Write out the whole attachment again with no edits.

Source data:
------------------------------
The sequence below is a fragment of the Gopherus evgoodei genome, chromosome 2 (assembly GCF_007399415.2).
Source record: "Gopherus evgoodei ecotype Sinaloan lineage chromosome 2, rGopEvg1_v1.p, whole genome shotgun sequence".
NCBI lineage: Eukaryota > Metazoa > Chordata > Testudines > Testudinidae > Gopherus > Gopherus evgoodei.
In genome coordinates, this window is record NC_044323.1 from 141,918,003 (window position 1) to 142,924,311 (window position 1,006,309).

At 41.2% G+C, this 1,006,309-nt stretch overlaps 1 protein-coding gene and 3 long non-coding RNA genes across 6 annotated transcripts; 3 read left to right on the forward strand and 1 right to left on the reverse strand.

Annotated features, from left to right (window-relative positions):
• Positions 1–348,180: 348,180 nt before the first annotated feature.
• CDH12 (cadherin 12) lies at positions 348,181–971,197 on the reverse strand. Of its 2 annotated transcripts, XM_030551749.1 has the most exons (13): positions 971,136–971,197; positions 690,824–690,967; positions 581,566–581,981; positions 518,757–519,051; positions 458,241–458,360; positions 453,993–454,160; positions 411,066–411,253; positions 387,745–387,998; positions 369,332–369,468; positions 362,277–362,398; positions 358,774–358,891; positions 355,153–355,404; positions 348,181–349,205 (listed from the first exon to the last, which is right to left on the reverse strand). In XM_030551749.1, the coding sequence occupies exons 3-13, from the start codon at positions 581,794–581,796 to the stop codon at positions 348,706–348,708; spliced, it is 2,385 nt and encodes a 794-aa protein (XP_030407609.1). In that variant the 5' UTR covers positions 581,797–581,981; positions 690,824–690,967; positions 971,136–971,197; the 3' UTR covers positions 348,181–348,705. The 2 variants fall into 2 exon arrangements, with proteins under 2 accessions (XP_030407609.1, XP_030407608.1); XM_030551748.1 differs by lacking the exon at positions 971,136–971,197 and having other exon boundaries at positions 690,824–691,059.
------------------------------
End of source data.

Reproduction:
The sequence below is a fragment of the Gopherus evgoodei genome, chromosome 2 (assembly GCF_007399415.2).
Source record: "Gopherus evgoodei ecotype Sinaloan lineage chromosome 2, rGopEvg1_v1.p, whole genome shotgun sequence".
NCBI lineage: Eukaryota > Metazoa > Chordata > Testudines > Testudinidae > Gopherus > Gopherus evgoodei.
In genome coordinates, this window is record NC_044323.1 from 141,918,003 (window position 1) to 142,924,311 (window position 1,006,309).

At 41.2% G+C, this 1,006,309-nt stretch overlaps 1 protein-coding gene and 3 long non-coding RNA genes across 6 annotated transcripts; 3 read left to right on the forward strand and 1 right to left on the reverse strand.

Annotated features, from left to right (window-relative positions):
• Positions 1–348,180: 348,180 nt before the first annotated feature.
• CDH12 (cadherin 12) lies at positions 348,181–971,197 on the reverse strand. Of its 2 annotated transcripts, XM_030551749.1 has the most exons (13): positions 971,136–971,197; positions 690,824–690,967; positions 581,566–581,981; positions 518,757–519,051; positions 458,241–458,360; positions 453,993–454,160; positions 411,066–411,253; positions 387,745–387,998; positions 369,332–369,468; positions 362,277–362,398; positions 358,774–358,891; positions 355,153–355,404; positions 348,181–349,205 (listed from the first exon to the last, which is right to left on the reverse strand). In XM_030551749.1, the coding sequence occupies exons 3-13, from the start codon at positions 581,794–581,796 to the stop codon at positions 348,706–348,708; spliced, it is 2,385 nt and encodes a 794-aa protein (XP_030407609.1). In that variant the 5' UTR covers positions 581,797–581,981; positions 690,824–690,967; positions 971,136–971,197; the 3' UTR covers positions 348,181–348,705. The 2 variants fall into 2 exon arrangements, with proteins under 2 accessions (XP_030407609.1, XP_030407608.1); XM_030551748.1 differs by lacking the exon at positions 971,136–971,197 and having other exon boundaries at positions 690,824–691,059.